There’s good news and bad news on the healthcare data privacy and security front: While fewer organizations reported breaches in 2018, according to Bitglass’ 2019 Healthcare Breach Report, the number of records affected by those breaches skyrocketed. And although the number of breaches caused by lost and stolen devices has dropped by almost 70 percent since 2014, improper IT security and hacking have taken over as the top causes.
In other words, fewer organizations are being breached, but those that do get breached are facing bigger and more malicious attacks.
“Healthcare firms have made progress in bolstering their security and reducing the number of breaches over the last few years,” said Rich Campagna, chief marketing officer of Bitglass, in a company release. “However, the growth in hacking and IT incidents does deserve special attention. As such, healthcare organizations must employ the appropriate technologies and cybersecurity best practices if they want to secure the patient data within their IT systems.”
There is, however, one more piece of good news: Even as hackers and cybercriminals are getting more sophisticated, so, too, are the countermeasures hospitals are taking.
“At the end of the day, we’ve got the bad guys trying to get to our data,” Halifax Health Vice President and CIO Tom Stafford said at this year’s HIMSS conference. “And so we have to do novel things and layer technology to make sure we’re protecting our patients’ information.”
AI Alerts IT Teams of Suspicious Activities
Today’s cybercriminals are constantly changing their approaches and using new tools, including artificial intelligence to avoid detection. But healthcare organizations can counter their attempts by fighting fire with fire.
“AI has the power to sift through thousands of transactions to patient data per second, and review different factors relating to each transaction, such as location of access, number of login attempts, and the duration between each login attempt,” notes an article on ITWeb. “In a case where a staff member's account is suddenly accessing 10,000 patients' files at the same time, this unusual behavior would be detected by AI and an alert would be issued.”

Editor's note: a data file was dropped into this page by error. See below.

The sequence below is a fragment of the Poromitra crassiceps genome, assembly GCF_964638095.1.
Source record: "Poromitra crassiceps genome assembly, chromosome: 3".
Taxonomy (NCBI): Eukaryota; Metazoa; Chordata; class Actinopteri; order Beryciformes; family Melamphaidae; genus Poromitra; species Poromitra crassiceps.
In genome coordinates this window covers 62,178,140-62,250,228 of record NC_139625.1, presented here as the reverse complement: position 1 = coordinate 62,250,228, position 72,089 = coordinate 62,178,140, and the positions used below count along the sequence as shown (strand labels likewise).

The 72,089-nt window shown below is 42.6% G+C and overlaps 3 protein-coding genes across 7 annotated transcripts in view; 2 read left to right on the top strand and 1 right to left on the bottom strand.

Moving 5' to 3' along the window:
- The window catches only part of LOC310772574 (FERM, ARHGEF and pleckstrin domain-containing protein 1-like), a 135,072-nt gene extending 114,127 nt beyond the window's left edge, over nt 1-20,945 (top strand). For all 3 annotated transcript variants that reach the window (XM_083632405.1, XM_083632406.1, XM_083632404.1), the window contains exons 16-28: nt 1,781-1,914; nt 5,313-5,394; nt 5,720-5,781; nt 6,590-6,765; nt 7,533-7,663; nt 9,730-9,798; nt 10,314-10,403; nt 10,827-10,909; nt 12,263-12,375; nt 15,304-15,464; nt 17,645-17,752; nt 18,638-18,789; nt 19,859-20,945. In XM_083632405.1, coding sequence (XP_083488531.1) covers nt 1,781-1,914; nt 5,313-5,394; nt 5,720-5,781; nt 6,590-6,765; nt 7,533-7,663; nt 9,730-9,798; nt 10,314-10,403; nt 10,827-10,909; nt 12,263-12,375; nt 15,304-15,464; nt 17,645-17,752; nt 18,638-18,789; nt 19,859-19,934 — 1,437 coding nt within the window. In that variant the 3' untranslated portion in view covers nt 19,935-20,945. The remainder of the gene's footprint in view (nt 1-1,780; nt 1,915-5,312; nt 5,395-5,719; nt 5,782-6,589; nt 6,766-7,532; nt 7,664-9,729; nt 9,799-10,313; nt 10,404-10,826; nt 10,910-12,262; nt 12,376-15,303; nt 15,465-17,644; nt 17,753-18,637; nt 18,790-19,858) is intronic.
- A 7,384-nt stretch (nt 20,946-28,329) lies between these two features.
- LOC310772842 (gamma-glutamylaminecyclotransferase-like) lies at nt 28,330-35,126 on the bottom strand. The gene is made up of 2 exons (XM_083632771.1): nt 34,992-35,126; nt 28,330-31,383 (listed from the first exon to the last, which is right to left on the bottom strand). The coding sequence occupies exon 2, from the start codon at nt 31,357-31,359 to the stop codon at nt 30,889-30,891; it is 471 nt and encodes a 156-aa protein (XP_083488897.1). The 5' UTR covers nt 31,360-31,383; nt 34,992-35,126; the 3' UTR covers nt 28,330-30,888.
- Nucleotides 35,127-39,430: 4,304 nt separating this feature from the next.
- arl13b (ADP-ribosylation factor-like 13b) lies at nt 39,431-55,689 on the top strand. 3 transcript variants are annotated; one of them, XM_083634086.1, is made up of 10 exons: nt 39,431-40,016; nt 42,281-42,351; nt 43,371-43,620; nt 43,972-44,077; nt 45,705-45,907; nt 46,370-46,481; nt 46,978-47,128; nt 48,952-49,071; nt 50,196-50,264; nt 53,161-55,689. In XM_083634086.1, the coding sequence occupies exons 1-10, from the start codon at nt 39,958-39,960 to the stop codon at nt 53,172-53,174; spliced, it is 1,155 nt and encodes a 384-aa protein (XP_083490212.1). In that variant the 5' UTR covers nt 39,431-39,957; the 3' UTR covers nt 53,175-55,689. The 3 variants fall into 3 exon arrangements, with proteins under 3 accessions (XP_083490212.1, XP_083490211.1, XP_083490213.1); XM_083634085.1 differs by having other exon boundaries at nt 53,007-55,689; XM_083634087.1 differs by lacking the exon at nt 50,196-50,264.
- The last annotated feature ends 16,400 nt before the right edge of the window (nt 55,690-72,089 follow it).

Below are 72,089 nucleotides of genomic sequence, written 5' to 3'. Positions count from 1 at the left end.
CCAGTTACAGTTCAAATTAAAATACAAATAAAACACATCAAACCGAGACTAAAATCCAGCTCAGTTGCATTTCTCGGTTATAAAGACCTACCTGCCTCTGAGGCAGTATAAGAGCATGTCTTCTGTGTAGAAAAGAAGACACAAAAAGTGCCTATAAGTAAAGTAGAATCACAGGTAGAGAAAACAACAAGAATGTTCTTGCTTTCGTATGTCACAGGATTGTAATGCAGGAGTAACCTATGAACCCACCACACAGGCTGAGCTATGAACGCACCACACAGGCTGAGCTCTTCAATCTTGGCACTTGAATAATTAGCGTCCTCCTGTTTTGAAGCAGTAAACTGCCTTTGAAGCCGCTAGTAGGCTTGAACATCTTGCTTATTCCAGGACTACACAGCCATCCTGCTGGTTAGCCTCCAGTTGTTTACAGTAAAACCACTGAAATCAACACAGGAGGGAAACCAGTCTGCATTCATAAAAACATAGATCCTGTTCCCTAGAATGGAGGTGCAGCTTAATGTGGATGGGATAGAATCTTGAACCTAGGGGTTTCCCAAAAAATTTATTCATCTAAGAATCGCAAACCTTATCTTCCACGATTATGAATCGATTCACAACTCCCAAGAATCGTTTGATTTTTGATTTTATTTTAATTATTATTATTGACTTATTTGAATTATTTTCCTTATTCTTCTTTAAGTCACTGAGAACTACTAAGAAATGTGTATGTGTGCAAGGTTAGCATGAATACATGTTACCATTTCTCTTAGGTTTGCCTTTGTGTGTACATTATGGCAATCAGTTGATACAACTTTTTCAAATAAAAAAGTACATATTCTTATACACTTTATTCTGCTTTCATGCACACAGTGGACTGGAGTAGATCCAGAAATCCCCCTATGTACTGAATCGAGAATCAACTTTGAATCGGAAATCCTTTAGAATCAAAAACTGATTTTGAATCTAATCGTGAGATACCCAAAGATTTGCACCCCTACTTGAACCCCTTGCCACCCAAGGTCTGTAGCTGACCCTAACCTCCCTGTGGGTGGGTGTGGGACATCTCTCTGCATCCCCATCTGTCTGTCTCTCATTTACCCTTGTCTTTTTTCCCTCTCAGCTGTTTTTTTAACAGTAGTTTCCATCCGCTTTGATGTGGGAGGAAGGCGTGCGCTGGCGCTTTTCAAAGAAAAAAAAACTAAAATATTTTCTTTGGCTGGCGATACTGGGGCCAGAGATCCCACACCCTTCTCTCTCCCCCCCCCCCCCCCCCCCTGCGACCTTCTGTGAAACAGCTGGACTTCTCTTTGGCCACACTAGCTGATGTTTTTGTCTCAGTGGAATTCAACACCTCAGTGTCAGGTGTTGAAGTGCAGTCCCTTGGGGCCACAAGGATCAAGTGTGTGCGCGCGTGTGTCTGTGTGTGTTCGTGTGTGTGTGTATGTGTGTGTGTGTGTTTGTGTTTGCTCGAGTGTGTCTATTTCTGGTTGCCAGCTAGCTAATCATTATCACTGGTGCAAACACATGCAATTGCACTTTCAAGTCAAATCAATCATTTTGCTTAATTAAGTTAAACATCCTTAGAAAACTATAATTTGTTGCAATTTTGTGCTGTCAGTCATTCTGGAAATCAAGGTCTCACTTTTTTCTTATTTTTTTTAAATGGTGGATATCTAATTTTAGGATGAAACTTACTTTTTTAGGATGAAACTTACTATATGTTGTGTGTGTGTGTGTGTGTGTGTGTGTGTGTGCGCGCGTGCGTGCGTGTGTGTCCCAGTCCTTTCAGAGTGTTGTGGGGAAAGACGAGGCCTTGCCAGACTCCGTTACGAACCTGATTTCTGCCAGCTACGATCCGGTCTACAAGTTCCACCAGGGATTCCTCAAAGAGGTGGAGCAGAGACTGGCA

According to Jeremy Weiss, a security engineer for CDW Healthcare, tools leveraging artificial intelligence and automation are a “wise investment for information security leaders striving to continuously evolve their protection strategies.”
Cloud-Based Security Solutions Offer Efficiency and Effectiveness
Beyond AI, an increasing number of healthcare organizations are moving to cloud-based security solutions such as security monitoring and email security software, in part because the products have matured. According to Ram Ramadoss, vice president for privacy, information security and electronic health records compliance at CommonSpirit Health, cloud security vendors have a robust infrastructure and are diligent about ensuring their environment is hardened.
Cloud-based security tools are also able to support organizations with tight staff resources since the IT department can centrally manage computing devices and secure data, Frank Dickson, research vice president of IDC’s security products research practice, recently told HealthTech.
“The trend is greater and greater for moving to the cloud,” he said. “You may not have a fully baked IT staff in every location, so the cloud enables simplification and the ability to cover a greater number of facilities. It’s less for you to manage and provides for greater efficiency and effectiveness.”
IT Departments Invest in Humans as Their Top Line of Defense
Though cloud-based and AI technologies are advancing, an equally important part of a well-rounded protection strategy includes a team of highly-skilled and educated security specialists to oversee it. It’s important that these individuals are able to “make critical, real-time decisions where automation cannot resolve a cybersecurity issue,” wrote Brian Hedgeman and Alaap B. Shah of law firm Epstein Becker Green in a post on Lexology.
Today’s phishing emails and fake websites can fool even the experts, which is why hospital IT departments are really stepping up their hiring and education efforts.
In fact, email continues to be the most frequently reported initial point of compromise for the healthcare industry, according to the HIMSS 2019 Cybersecurity Survey, with 59 percent of all organizations surveyed saying they had experienced a breach within the past 12 months that started with phishing.
It is important that healthcare organizations take the time to educate their employees on how to report suspicious links to IT staff when they see them. “Our best deterrent is the end user, hands down, based on the current environment,” Stafford said.